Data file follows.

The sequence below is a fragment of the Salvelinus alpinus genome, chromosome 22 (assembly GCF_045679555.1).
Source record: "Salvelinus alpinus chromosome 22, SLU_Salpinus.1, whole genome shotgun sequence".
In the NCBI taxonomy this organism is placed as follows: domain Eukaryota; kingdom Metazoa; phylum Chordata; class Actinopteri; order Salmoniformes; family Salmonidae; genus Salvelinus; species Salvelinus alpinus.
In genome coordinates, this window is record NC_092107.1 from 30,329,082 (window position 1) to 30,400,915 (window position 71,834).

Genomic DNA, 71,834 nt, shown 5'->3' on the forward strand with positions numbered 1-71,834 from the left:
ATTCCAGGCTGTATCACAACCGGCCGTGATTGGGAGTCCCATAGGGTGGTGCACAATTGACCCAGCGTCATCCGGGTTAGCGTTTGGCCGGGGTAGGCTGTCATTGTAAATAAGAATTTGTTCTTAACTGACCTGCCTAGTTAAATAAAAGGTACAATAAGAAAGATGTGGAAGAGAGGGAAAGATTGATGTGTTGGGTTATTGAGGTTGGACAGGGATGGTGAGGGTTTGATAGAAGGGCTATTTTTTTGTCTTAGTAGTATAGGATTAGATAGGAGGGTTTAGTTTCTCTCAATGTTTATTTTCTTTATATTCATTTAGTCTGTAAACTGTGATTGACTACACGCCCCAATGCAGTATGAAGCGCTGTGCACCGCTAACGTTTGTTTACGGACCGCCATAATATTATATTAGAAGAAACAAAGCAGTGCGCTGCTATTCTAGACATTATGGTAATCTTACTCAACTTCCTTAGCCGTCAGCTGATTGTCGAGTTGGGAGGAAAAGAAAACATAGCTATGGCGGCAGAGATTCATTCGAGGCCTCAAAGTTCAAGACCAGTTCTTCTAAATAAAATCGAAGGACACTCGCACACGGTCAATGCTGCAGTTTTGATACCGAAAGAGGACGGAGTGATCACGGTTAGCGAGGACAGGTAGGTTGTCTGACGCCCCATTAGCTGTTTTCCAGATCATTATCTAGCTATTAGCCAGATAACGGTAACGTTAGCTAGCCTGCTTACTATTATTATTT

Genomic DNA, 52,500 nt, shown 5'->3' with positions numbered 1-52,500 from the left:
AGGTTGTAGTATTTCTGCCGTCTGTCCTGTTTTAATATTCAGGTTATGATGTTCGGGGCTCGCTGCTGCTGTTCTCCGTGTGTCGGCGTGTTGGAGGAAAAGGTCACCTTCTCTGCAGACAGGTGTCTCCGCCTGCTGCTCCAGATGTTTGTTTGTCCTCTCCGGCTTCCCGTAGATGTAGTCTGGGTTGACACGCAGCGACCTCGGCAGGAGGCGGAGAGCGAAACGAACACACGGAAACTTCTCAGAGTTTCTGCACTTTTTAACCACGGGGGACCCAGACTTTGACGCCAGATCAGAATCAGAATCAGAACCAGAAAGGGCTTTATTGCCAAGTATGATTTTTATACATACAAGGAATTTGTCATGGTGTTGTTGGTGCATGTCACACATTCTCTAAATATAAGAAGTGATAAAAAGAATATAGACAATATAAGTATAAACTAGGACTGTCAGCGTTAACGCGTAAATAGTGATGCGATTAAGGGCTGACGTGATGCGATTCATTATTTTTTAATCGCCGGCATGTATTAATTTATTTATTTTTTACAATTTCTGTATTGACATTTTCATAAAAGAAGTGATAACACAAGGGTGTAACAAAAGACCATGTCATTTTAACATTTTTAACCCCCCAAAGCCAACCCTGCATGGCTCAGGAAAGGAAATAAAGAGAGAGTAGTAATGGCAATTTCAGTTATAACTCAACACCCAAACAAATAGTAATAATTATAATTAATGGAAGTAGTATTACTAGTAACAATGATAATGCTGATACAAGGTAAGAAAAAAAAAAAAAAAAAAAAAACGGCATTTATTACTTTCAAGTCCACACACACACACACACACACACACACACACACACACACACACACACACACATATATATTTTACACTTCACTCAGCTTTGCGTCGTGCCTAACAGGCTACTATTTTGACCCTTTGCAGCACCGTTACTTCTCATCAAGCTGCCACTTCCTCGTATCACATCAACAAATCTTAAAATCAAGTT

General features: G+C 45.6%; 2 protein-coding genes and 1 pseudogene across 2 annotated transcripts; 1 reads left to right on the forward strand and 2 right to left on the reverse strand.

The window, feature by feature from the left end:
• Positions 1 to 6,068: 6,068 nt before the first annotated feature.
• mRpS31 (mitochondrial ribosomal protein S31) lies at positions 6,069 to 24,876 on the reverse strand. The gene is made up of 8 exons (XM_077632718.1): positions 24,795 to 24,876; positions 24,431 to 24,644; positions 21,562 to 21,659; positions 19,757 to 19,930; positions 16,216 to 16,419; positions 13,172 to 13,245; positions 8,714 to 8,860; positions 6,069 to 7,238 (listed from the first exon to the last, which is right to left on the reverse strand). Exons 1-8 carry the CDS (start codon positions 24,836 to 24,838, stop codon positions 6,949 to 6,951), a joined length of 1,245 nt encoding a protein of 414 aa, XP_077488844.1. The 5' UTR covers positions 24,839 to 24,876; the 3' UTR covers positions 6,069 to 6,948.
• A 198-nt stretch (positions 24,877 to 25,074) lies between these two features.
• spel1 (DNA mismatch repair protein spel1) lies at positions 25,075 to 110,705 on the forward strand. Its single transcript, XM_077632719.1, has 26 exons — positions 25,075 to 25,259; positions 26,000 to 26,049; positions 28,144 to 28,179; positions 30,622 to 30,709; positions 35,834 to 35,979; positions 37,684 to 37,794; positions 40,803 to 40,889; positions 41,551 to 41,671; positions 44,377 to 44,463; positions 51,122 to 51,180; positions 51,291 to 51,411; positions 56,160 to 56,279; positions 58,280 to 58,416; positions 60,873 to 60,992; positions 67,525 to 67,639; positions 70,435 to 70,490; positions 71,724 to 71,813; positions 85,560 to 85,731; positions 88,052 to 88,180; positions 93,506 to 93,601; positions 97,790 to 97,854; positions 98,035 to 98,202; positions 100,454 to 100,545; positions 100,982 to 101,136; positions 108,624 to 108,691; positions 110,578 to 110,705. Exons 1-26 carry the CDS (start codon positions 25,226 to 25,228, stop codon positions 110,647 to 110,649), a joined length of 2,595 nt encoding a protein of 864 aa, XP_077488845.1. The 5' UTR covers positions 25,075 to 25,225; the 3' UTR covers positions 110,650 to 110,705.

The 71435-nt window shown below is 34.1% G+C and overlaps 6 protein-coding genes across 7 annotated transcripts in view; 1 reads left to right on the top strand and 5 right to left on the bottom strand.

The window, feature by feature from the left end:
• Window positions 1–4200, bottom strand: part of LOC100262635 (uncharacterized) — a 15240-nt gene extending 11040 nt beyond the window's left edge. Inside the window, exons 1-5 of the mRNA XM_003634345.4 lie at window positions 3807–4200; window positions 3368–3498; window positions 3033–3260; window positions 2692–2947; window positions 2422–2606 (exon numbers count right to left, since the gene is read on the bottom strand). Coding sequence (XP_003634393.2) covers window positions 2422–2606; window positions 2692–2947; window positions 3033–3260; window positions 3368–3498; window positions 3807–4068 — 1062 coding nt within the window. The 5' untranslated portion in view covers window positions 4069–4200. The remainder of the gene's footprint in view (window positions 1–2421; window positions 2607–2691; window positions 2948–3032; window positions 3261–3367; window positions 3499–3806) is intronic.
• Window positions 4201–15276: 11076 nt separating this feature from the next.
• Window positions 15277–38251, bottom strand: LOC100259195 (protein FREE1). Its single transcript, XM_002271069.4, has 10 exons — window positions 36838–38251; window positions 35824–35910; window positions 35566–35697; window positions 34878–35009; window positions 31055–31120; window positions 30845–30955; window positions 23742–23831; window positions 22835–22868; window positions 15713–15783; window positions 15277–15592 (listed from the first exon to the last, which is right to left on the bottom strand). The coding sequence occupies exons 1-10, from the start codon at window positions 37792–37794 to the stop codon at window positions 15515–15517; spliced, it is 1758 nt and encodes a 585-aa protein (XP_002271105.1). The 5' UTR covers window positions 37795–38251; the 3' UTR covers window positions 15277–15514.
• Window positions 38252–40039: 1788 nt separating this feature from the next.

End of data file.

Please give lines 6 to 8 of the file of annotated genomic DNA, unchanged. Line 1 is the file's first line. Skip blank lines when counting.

ATTCCAGGCTGTATCACAACCGGCCGTGATTGGGAGTCCCATAGGGTGGTGCACAATTGACCCAGCGTCATCCGGGTTAGCGTTTGGCCGGGGTAGGCTGTCATTGTAAATAAGAATTTGTTCTTAACTGACCTGCCTAGTTAAATAAAAGGTACAATAAGAAAGATGTGGAAGAGAGGGAAAGATTGATGTGTTGGGTTATTGAGGTTGGACAGGGATGGTGAGGGTTTGATAGAAGGGCTATTTTTTTGTCTTAGTAGTATAGGATTAGATAGGAGGGTTTAGTTTCTCTCAATGTTTATTTTCTTTATATTCATTTAGTCTGTAAACTGTGATTGACTACACGCCCCAATGCAGTATGAAGCGCTGTGCACCGCTAACGTTTGTTTACGGACCGCCATAATATTATATTAGAAGAAACAAAGCAGTGCGCTGCTATTCTAGACATTATGGTAATCTTACTCAACTTCCTTAGCCGTCAGCTGATTGTCGAGTTGGGAGGAAAAGAAAACATAGCTATGGCGGCAGAGATTCATTCGAGGCCTCAAAGTTCAAGACCAGTTCTTCTAAATAAAATCGAAGGACACTCGCACACGGTCAATGCTGCAGTTTTGATACCGAAAGAGGACGGAGTGATCACGGTTAGCGAGGACAGGTAGGTTGTCTGACGCCCCATTAGCTGTTTTCCAGATCATTATCTAGCTATTAGCCAGATAACGGTAACGTTAGCTAGCCTGCTTACTATTATTATTT

Genomic DNA, 52,500 nt, shown 5'->3' with positions numbered 1-52,500 from the left:
AGGTTGTAGTATTTCTGCCGTCTGTCCTGTTTTAATATTCAGGTTATGATGTTCGGGGCTCGCTGCTGCTGTTCTCCGTGTGTCGGCGTGTTGGAGGAAAAGGTCACCTTCTCTGCAGACAGGTGTCTCCGCCTGCTGCTCCAGATGTTTGTTTGTCCTCTCCGGCTTCCCGTAGATGTAGTCTGGGTTGACACGCAGCGACCTCGGCAGGAGGCGGAGAGCGAAACGAACACACGGAAACTTCTCAGAGTTTCTGCACTTTTTAACCACGGGGGACCCAGACTTTGACGCCAGATCAGAATCAGAATCAGAACCAGAAAGGGCTTTATTGCCAAGTATGATTTTTATACATACAAGGAATTTGTCATGGTGTTGTTGGTGCATGTCACACATTCTCTAAATATAAGAAGTGATAAAAAGAATATAGACAATATAAGTATAAACTAGGACTGTCAGCGTTAACGCGTAAATAGTGATGCGATTAAGGGCTGACGTGATGCGATTCATTATTTTTTAATCGCCGGCATGTATTAATTTATTTATTTTTTACAATTTCTGTATTGACATTTTCATAAAAGAAGTGATAACACAAGGGTGTAACAAAAGACCATGTCATTTTAACATTTTTAACCCCCCAAAGCCAACCCTGCATGGCTCAGGAAAGGAAATAAAGAGAGAGTAGTAATGGCAATTTCAGTTATAACTCAACACCCAAACAAATAGTAATAATTATAATTAATGGAAGTAGTATTACTAGTAACAATGATAATGCTGATACAAGGTAAGAAAAAAAAAAAAAAAAAAAAAACGGCATTTATTACTTTCAAGTCCACACACACACACACACACACACACACACACACACACACACACACACACACATATATATTTTACACTTCACTCAGCTTTGCGTCGTGCCTAACAGGCTACTATTTTGACCCTTTGCAGCACCGTTACTTCTCATCAAGCTGCCACTTCCTCGTATCACATCAACAAATCTTAAAATCAAGTT